Skip to main content
Press Release

North Carolina Pharmacy Agrees To Resolve False Claims Act Allegations

For Immediate Release
U.S. Attorney's Office, Western District of North Carolina

CHARLOTTE, N.C. – MedCare Clinic & Pharmacy, LLC (MedCare), located in Indian Trail, North Carolina, has agreed to pay $213,677.00 to resolve allegations that it violated the False Claims Act by knowingly billing federal health care programs for medications that were never dispensed.

The United States alleged that, from Jan. 1, 2016 through Dec. 31, 2019, MedCare billed both Medicare Part D and North Carolina Medicaid for two hundred prescription medications that MedCare never distributed to beneficiaries. According to the government’s allegations, inventory records showed that MedCare did not buy enough of these medications to fill all of the prescriptions billed to these health care programs.

“Pharmacies may bill only for medications that they actually sell,” said Principal Deputy Assistant Attorney General Brian M. Boynton, head of the Justice Department’s Civil Division. “Our office will continue to pursue entities that knowingly and unjustly enrich themselves at the taxpayers’ expense.”

“When pharmacies bill government programs for prescriptions that are not disbursed to patients, taxpayer dollars are wasted and finite resources are diverted from beneficiaries in need,” said the U.S. Attorney Dena J. King for the Western District of North Carolina. “Our office will continue to work with our state and federal partners to investigate and hold accountable those who seek to profit from fraud on federal health care programs.”

The civil settlement includes the resolution of claims brought under the qui tam or whistleblower provisions of the False Claims Act by former MedCare employees Brittanie Henry and Zilphia Adcock. Under those provisions, a private party may file an action on behalf of the United States and receive a portion of any recovery. Henry and Adcock will receive $53,419.43 as their share of the settlement. The qui tam case is captioned U.S. ex rel. Henry v. Pharmacy Holdings, et al., No. 3:20-cv-61 (W.D.N.C.).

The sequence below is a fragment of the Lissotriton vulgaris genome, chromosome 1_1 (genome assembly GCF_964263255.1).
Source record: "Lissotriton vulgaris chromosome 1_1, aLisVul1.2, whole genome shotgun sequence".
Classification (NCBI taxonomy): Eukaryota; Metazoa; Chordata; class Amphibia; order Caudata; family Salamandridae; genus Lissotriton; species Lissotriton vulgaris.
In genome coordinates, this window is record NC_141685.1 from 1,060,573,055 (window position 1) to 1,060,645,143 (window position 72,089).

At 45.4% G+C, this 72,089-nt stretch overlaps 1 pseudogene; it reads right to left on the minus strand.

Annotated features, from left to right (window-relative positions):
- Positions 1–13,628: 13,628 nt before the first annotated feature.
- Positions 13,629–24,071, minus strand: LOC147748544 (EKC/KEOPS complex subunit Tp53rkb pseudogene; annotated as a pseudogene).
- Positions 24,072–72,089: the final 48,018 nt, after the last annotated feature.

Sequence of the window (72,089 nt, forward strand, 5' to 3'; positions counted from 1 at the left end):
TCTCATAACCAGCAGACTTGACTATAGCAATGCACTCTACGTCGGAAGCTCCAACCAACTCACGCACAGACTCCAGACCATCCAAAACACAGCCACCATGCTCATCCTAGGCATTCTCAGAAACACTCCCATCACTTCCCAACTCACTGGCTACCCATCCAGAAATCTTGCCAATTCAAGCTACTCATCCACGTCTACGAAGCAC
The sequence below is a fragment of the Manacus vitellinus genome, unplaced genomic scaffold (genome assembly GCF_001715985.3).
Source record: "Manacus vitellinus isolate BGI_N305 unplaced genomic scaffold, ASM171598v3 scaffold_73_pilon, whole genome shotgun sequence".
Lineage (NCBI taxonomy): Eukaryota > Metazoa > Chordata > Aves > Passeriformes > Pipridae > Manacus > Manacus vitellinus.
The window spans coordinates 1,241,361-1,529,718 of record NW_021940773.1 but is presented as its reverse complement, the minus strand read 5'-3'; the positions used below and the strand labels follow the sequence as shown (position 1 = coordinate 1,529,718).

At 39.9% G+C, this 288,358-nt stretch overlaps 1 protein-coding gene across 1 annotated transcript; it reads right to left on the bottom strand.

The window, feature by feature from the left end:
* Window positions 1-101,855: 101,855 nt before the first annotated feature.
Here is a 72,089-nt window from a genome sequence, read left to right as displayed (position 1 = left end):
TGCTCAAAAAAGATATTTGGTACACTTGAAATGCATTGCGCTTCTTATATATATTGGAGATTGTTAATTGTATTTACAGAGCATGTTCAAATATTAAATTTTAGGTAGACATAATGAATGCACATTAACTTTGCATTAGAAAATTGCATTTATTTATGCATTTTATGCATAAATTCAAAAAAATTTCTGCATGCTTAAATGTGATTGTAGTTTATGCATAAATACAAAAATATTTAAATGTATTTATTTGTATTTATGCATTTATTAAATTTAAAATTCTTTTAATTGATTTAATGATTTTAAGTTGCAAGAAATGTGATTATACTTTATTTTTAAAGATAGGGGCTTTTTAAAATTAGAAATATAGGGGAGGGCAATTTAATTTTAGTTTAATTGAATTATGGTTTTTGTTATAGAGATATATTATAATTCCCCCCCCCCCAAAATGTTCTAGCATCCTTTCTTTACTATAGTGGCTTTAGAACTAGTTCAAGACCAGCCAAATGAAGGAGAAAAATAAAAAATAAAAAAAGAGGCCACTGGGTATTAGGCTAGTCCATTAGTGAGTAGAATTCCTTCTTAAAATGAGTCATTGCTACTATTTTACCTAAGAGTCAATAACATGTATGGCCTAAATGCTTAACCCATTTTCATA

The resolution obtained in this matter was the result of a coordinated effort between the Justice Department’s Civil Division, Commercial Litigation Branch, Fraud Section, and the U.S. Attorney’s Office for the Western District of North Carolina, with assistance from the Medicaid Investigations Division of the North Carolina Attorney General’s Office, and the Office of Inspector General of the United States Department of Health and Human Services.

The investigation and resolution of this matter illustrates the government’s emphasis on combating health care fraud. One of the most powerful tools in this effort is the False Claims Act. Tips and complaints from all sources about potential fraud, waste, abuse, and mismanagement, can be reported to the Department of Health and Human Services at 800-HHS-TIPS (800-447-8477).

Senior Trial Counsel Jennifer Cihon, Assistant U.S. Attorney Caroline McLean, and Investigator Cathleen Hollowell investigated the cause.

The claims resolved by the settlement are allegations only. There has been no determination of liability.


Updated April 7, 2023

False Claims Act